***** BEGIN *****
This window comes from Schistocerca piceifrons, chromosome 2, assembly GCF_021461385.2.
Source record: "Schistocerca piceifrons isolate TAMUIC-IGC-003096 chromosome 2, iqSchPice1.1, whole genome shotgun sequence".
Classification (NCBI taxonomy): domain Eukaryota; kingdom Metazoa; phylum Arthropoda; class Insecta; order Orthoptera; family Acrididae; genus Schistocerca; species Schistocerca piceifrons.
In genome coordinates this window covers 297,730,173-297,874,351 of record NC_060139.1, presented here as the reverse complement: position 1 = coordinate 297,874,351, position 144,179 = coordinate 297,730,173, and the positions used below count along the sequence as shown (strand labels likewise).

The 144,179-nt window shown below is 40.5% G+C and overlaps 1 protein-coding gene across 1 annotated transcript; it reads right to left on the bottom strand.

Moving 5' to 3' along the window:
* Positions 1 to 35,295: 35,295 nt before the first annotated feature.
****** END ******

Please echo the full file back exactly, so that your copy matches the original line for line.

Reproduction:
This window comes from Schistocerca piceifrons, chromosome 2, assembly GCF_021461385.2.
Source record: "Schistocerca piceifrons isolate TAMUIC-IGC-003096 chromosome 2, iqSchPice1.1, whole genome shotgun sequence".
Classification (NCBI taxonomy): domain Eukaryota; kingdom Metazoa; phylum Arthropoda; class Insecta; order Orthoptera; family Acrididae; genus Schistocerca; species Schistocerca piceifrons.
In genome coordinates this window covers 297,730,173-297,874,351 of record NC_060139.1, presented here as the reverse complement: position 1 = coordinate 297,874,351, position 144,179 = coordinate 297,730,173, and the positions used below count along the sequence as shown (strand labels likewise).

The 144,179-nt window shown below is 40.5% G+C and overlaps 1 protein-coding gene across 1 annotated transcript; it reads right to left on the bottom strand.

Moving 5' to 3' along the window:
* Positions 1 to 35,295: 35,295 nt before the first annotated feature.